Dean of Colorado’s Delegation Presides Over Historic Vote

UPDATE: And then there’s Rep. Doug Lamborn (R-Colorado Springs), the dope of the Colorado delegation:

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Rep. Diana DeGette (D).

The Denver Post’s Justin Wingerter:

When the speaker’s gavel bangs in the U.S. House of Representatives on Wednesday morning to debate the impeachment of President Donald Trump, that gavel will be held by a Denver Democrat.

U.S. Rep. Diana DeGette will preside over the House’s third impeachment debate and vote in American history, granting her a front-row seat to a chapter of that history. The Democrat-held House is expected to vote on two articles of impeachment Wednesday: abuse of power and obstruction of Congress.

Rep. Diana DeGette’s statement on this solemn occasion:

I am honored that the speaker has asked me to serve as speaker pro tempore of the House and to preside over most of the impeachment debate. None of us came to Congress to impeach a president, but every one of us – when we assumed office – took an oath to uphold the constitution. This is a sad and somber moment in our nation’s history and the responsibility to preside over this important debate is something I will not take lightly.

It’s certainly not the first time in Rep. DeGette’s over two decades of service in Congress that she’s held the gavel, but presiding over the expected vote today to impeach President Donald Trump is an act that all by itself adds a bullet point to DeGette’s entry in the annals of American history. It’s an undeniable honor, and politically it’s good for DeGette in Colorado’s true-blue First Congressional District.

At the same time, nobody’s happy to be part of an impeachment process–or at least they shouldn’t be. However necessary this process may be, it’s not a cheerful one. The basis for these impeachment proceedings are actions committed by the President that have endangered our democratic process, and validated the worst fears of those who warned back in 2016–correctly–that Trump welcomed foreign manipulation of American elections on his behalf.

With that said, it’s always good to see one of our own making history.

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15 Community Comments, Facebook Comments

  1. JeffcoBlueJeffcoBlue says:

    Look out Guvs, there's got to be a few Crisanta diehards out there still. 🙂

  2. Negev says:

    With that said, it’s always good to see one of our own making history.

    DeGette already made history as #5 of the top 10 dumbest anti gun quotes made by a politician. Good to see her standing up for the Constitution now that it suits her needs. 

    • unnamed says:

      So, we are talking about a President trying to extort a foreign power into subverting the United States, and you show up to talk about guns and your sense of entitlement around them.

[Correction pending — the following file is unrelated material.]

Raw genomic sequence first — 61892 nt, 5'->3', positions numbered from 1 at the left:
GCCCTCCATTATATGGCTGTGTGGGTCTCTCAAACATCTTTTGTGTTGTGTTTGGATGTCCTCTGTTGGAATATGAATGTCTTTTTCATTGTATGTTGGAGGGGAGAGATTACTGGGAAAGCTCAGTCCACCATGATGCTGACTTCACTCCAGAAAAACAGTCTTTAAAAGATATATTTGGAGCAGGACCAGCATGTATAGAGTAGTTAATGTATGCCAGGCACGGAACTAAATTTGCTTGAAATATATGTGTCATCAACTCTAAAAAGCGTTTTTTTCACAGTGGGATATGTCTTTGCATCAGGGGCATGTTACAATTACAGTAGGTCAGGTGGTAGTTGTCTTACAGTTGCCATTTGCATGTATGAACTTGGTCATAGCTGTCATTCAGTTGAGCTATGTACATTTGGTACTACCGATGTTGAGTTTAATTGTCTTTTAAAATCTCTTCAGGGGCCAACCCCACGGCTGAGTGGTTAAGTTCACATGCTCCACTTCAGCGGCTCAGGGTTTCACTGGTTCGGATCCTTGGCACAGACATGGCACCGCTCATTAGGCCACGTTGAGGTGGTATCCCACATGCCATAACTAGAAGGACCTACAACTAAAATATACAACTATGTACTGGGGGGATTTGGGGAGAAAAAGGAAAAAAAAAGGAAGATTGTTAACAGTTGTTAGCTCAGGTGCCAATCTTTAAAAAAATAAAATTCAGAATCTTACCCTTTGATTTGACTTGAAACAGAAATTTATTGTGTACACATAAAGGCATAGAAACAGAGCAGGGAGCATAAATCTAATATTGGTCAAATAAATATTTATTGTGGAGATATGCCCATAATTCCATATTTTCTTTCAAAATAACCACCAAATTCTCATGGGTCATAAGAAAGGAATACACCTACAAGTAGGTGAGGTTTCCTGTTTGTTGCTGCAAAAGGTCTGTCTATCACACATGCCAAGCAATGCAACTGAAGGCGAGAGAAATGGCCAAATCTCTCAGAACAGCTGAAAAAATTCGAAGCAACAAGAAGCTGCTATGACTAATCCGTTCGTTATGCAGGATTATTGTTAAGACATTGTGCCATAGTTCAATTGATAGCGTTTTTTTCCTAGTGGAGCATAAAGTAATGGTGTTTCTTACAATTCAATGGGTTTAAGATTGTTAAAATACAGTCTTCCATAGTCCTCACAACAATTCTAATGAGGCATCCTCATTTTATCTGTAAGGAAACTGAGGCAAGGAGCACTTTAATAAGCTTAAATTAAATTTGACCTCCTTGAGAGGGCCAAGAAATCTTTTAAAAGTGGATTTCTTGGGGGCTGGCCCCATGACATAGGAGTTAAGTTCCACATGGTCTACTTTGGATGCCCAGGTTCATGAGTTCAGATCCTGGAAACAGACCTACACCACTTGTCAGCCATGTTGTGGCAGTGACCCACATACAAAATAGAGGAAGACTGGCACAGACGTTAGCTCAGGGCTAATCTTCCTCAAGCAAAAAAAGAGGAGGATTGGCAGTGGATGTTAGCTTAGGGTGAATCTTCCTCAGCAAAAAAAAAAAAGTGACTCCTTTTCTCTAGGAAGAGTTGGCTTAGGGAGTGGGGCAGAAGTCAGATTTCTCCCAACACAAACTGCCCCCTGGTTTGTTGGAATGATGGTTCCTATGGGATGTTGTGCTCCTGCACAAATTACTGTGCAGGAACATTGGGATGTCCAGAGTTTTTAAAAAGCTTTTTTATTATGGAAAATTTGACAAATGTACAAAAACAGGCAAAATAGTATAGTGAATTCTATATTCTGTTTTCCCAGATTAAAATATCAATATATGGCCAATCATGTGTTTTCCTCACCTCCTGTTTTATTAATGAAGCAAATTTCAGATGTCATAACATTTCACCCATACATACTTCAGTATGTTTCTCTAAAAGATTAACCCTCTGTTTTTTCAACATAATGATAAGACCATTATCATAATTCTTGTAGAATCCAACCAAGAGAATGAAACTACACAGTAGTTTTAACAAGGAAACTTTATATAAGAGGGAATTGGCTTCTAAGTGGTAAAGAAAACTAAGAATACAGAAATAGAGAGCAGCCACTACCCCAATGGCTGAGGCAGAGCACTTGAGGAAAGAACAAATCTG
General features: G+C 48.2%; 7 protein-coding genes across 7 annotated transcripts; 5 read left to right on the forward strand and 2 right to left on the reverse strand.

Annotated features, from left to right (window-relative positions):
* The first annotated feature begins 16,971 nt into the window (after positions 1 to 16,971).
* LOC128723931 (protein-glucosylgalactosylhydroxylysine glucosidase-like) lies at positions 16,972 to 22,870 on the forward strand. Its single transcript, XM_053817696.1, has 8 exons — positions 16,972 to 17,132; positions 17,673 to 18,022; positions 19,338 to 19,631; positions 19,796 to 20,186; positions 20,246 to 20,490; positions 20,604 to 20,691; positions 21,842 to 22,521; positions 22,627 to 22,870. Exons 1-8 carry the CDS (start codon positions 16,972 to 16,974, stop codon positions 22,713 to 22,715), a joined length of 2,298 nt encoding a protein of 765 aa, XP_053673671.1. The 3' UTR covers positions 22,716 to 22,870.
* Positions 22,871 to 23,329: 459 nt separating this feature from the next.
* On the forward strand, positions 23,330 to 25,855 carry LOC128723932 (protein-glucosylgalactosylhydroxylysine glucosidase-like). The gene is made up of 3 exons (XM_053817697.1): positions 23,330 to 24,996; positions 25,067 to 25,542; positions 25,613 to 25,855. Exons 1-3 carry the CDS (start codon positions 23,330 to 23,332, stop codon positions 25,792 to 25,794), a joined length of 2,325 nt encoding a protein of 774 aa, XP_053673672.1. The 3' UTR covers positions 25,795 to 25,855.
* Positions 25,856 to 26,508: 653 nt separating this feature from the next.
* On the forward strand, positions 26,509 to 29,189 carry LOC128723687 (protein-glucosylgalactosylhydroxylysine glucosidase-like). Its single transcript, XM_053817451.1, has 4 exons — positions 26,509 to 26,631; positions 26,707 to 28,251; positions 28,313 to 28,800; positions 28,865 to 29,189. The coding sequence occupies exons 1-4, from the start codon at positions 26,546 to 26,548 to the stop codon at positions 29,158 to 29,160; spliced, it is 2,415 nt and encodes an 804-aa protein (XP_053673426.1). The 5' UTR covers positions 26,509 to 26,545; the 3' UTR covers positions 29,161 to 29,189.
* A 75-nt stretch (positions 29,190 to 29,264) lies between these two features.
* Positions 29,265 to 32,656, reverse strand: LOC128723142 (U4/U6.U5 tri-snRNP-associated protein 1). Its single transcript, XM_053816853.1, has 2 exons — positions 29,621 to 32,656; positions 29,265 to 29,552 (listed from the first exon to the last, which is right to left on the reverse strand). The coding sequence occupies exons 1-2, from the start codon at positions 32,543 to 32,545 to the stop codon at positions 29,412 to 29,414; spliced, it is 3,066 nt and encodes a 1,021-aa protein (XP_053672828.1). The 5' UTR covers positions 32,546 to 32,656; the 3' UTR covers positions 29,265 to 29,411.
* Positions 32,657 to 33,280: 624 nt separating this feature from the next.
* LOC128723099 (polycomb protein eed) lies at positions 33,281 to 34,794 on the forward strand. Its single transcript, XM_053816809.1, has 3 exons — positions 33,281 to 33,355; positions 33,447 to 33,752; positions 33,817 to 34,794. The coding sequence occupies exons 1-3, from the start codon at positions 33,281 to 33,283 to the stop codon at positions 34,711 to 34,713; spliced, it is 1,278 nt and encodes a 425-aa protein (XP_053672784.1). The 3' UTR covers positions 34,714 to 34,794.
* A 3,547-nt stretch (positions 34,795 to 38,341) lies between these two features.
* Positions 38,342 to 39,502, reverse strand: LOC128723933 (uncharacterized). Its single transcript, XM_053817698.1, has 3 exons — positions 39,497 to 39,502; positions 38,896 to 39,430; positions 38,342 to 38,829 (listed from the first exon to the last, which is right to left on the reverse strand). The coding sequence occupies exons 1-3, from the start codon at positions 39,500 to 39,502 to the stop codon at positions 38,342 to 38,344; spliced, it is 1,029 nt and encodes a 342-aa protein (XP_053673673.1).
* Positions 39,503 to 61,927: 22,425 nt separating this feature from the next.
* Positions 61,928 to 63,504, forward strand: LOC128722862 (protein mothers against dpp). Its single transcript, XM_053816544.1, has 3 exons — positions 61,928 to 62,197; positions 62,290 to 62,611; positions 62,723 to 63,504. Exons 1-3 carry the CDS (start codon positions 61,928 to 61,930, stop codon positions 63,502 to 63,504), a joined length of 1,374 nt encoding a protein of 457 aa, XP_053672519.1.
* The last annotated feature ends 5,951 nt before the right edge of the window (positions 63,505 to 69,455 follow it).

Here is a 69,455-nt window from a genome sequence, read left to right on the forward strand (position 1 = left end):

• spaceman65 says:

        Bless his heart, for he hath not read DC v. Heller.

        • Negev says:

          Bless your heart, for ye clearly hath not watched the video…..

          • spaceman65 says:

            And yet, you still haven't read DC v. Heller, which is, you know, actual law.

             

            • Negev says:

              Oh, the actual law that asserts the sorts of weapons protected are those "in common use"? (Yawn)Yeah never heard of it…..we did this in '13 where were you? 

              • spaceman65 says:

                Litigating constitutional cases.  And Heller was '08.  But thanks for playing

                • Negev says:

                  We had this debate in '13 after Sandy Hook. Degette seemed to think banning magazines was effective because once they were shot, they could not be reused. It's clear by your posts above you expect a working knowledge of an issue as a prerequisite to debate, so I can't help but think you would expect a legislator to know what they are banning before they ban it, right?

              • JohnInDenverJohnInDenver says:

                And being full of originalists, I'm sure the Supreme Court would endorse every household having a black powder musket, flintlock pistol, or Kentucky rifle.

                It baffles me to have the Court rule about weapons in "common use," when the firepower of a single individual today is the equivalent of a good sized military unit back then. Casualties at Las Vegas ["killed 58 people and wounded 413, with the ensuing panic bringing the injury total to 869"] would have put it among the top ten battles of the Revolutionary War counted by American casualties (coming in a bit ahead of Battle of Bunker Hill, June 17, 1775 with its casualty count of 411).

    • Genghis says:

      lol

      Welcome to 2019 America, where nothing says "expertise" like a YouTube vid from a dumbfuck gamer.

  3. Diogenesdemar says:

    “ . . . supposedly that’s a big no-no.”  

    Doug Lamborn (channeling his inner Moderatus)

    That’s probably as close as Lamborn will ever get to delivering the next Gettysburg Address . . .

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